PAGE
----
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You goin to the jam? If so, and if it doesn't rain hard (yeah right, lol), and you stay well past dark, I can about guarantee you'll catch a spinner fall.

Staying past dark is key. I've seen em come early but most often they don't hit the water till the moment you need a flashlight to tie on a new fly.

Of course, if that doesn't work out, I can certainly put you on some trico spinner falls later in the summer. They're awfully reliable like that.

Posted on: 2012/4/18 8:26


Re: Spinner fall

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I probably have caught trico spinner falls, just didn't know what they were.

Yeah I'll be at the Jam. Coming up Saturday afternoon into Sunday. I'll fish as late as I have to w/out missing the big meal/jam session!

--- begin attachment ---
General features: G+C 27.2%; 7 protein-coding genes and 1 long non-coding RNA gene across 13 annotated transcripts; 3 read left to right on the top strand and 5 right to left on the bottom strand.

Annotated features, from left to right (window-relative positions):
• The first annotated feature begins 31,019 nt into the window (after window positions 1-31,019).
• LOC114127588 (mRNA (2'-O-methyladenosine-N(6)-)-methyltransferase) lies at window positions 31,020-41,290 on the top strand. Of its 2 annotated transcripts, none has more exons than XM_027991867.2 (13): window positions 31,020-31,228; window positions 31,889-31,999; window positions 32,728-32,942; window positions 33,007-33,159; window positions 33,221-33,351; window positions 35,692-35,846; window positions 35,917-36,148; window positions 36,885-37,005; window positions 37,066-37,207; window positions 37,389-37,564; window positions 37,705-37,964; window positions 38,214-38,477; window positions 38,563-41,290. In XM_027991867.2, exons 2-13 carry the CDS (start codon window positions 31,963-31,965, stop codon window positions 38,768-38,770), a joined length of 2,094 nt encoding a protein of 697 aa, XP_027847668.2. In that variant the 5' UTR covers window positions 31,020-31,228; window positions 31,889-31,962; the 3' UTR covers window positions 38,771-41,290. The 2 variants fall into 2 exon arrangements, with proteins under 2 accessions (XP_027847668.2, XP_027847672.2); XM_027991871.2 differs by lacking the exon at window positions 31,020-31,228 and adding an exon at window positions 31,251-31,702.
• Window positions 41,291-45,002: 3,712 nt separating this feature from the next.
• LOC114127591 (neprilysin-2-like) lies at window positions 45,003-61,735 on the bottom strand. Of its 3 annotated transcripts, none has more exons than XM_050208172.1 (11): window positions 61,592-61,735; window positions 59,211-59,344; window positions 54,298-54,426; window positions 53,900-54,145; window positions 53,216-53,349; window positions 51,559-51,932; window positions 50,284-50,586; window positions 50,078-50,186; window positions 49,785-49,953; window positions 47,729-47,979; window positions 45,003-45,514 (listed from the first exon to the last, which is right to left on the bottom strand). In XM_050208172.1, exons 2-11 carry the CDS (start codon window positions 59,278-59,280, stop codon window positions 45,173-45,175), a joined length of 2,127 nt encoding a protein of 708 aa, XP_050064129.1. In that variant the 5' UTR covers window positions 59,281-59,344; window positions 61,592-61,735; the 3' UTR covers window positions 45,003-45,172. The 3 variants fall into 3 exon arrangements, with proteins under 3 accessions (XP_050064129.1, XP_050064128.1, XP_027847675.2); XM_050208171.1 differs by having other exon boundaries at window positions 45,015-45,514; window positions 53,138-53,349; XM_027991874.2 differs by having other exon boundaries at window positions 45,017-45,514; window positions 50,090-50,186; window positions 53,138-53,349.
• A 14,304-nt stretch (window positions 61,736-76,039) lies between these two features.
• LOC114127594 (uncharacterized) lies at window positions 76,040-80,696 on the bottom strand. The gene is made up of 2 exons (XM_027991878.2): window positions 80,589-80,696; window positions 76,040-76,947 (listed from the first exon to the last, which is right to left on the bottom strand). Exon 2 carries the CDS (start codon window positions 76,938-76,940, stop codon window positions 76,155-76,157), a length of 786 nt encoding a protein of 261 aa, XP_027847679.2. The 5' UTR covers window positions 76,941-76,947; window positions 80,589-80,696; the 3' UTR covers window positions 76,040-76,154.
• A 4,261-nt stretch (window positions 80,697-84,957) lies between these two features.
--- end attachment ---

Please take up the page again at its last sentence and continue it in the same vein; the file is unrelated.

Posted on: 2012/4/18 8:29


Re: Spinner fall
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Spinner falls can be awesome. Each mayfly is different, but the ones I enjoy occur late evening usually right at dusk. At that time the spinners start coming out of the and over the streams. Often times you don't even know that it is starting because they are high above your head. Once you look up and seem them bobbing up and down and massive display of insects you recognize it.

Thousands of spinners then start making their way closer to the water to deposit their eggs. They will pop up and down until the hit the water. Then if all goes right the fish start taking these spinners. During the coure of this the spinners die after depositing their eggs.

So in the water hopefully the fish will be taking the egg laying spinners and the dead spent wing spinners. Here is a story about this that I wrote.

Usually in addition to the spinner fall there is another species of mayflies emerging so you end up with a mixed hatch of emerges and spinners all around. You just hope to figure our what the trout are keying in on.